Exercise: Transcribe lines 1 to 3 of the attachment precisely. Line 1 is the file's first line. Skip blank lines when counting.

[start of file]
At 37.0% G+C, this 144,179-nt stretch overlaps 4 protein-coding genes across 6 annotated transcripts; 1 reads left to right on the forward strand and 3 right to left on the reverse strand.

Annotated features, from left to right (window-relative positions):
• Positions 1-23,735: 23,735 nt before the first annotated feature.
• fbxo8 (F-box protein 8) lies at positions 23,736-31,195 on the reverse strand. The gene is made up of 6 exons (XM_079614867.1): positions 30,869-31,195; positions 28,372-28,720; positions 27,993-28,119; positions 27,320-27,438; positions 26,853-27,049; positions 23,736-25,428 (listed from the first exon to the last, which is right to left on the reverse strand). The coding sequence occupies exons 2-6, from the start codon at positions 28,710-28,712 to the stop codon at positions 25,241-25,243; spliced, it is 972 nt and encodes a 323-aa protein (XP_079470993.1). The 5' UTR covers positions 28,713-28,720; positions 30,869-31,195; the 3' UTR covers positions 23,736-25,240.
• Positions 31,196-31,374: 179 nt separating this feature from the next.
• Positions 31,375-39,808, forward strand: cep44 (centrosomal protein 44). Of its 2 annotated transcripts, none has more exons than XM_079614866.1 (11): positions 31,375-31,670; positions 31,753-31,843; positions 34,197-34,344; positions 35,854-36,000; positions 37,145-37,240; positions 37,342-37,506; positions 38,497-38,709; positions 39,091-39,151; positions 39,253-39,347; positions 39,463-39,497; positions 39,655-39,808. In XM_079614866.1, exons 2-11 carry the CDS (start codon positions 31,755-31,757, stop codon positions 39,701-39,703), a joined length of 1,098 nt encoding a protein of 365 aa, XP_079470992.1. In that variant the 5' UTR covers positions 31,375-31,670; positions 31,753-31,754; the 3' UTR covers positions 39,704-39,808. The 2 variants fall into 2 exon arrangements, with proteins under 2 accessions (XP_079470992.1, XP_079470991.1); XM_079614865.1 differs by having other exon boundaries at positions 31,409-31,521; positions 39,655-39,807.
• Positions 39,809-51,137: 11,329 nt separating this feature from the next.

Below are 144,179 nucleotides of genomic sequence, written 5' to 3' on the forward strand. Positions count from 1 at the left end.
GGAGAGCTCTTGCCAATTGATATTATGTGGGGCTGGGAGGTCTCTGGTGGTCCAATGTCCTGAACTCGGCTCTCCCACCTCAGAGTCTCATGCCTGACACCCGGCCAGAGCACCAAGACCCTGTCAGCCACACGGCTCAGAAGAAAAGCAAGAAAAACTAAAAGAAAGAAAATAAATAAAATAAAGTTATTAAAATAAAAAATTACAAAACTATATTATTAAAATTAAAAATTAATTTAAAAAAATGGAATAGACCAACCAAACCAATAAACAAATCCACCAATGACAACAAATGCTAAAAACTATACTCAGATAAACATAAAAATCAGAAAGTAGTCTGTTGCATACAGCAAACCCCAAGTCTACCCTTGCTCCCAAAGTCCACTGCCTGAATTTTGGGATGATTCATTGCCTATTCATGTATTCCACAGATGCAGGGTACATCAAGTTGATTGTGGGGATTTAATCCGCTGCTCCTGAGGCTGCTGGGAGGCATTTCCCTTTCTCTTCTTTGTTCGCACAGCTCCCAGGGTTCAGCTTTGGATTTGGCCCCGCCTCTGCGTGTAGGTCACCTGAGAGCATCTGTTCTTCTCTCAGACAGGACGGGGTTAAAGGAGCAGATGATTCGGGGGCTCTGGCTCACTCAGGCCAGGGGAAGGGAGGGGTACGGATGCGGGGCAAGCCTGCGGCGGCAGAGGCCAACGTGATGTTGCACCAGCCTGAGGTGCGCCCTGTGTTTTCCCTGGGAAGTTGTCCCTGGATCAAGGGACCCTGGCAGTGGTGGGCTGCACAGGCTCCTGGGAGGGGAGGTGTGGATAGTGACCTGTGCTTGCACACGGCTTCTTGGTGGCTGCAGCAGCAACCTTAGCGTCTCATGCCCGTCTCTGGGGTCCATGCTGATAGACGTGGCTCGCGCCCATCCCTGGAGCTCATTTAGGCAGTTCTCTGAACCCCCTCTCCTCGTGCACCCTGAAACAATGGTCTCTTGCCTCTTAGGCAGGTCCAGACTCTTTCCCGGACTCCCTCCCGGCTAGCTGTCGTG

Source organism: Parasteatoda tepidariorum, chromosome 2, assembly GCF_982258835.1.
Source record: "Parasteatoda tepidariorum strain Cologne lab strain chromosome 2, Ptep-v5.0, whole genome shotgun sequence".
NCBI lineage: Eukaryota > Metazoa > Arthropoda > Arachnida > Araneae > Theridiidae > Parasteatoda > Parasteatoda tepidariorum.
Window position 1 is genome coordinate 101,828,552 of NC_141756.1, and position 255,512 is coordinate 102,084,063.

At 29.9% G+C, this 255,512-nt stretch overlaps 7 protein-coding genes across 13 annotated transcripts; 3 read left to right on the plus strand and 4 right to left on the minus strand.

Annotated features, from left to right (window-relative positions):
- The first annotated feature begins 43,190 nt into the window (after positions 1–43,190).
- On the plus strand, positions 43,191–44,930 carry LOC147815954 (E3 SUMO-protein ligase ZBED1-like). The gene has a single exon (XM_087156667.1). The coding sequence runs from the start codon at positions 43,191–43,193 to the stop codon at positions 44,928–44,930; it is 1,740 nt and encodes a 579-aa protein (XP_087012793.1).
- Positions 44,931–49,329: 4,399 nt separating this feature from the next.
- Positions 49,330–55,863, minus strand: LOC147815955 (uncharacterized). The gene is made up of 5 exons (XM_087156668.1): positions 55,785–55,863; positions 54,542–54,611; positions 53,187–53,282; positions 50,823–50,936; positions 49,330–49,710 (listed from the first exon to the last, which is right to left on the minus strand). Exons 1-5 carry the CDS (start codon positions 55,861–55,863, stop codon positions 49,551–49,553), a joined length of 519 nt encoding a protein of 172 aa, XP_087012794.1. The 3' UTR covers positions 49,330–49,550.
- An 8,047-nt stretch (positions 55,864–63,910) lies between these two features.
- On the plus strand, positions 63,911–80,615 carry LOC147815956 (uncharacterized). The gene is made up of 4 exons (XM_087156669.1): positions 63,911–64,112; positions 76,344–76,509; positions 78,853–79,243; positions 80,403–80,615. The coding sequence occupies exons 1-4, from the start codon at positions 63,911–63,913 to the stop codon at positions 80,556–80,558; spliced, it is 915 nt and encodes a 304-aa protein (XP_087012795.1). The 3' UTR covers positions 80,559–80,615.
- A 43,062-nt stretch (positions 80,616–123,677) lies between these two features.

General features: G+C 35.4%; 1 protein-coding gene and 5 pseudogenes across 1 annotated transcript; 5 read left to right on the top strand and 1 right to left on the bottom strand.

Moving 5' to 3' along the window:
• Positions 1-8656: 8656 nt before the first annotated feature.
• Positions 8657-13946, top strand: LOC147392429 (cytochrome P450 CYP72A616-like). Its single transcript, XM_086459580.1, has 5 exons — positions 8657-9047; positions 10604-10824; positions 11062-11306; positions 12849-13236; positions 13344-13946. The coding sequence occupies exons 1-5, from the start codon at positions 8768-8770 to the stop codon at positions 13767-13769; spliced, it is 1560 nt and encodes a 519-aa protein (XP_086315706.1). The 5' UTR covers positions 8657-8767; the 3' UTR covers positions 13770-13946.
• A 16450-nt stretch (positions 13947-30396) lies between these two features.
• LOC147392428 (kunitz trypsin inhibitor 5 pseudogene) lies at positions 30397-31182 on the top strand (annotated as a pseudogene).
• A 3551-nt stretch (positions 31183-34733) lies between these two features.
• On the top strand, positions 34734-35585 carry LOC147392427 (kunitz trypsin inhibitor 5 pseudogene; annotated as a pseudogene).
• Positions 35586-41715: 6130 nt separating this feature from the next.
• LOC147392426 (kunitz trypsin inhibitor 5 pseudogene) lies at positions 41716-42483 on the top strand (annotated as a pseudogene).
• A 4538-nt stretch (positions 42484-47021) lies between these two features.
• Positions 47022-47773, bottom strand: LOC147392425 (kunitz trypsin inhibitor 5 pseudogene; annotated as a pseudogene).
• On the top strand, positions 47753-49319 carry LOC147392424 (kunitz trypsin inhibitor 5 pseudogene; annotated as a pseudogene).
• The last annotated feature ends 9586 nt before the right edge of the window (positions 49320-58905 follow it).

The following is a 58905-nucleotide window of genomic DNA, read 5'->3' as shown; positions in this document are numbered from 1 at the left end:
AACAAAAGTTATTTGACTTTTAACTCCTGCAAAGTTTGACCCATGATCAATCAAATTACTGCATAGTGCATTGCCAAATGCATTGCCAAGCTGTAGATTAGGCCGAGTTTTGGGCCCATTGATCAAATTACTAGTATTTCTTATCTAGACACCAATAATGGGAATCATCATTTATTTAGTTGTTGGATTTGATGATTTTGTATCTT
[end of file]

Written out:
At 37.0% G+C, this 144,179-nt stretch overlaps 4 protein-coding genes across 6 annotated transcripts; 1 reads left to right on the forward strand and 3 right to left on the reverse strand.

Annotated features, from left to right (window-relative positions):
• Positions 1-23,735: 23,735 nt before the first annotated feature.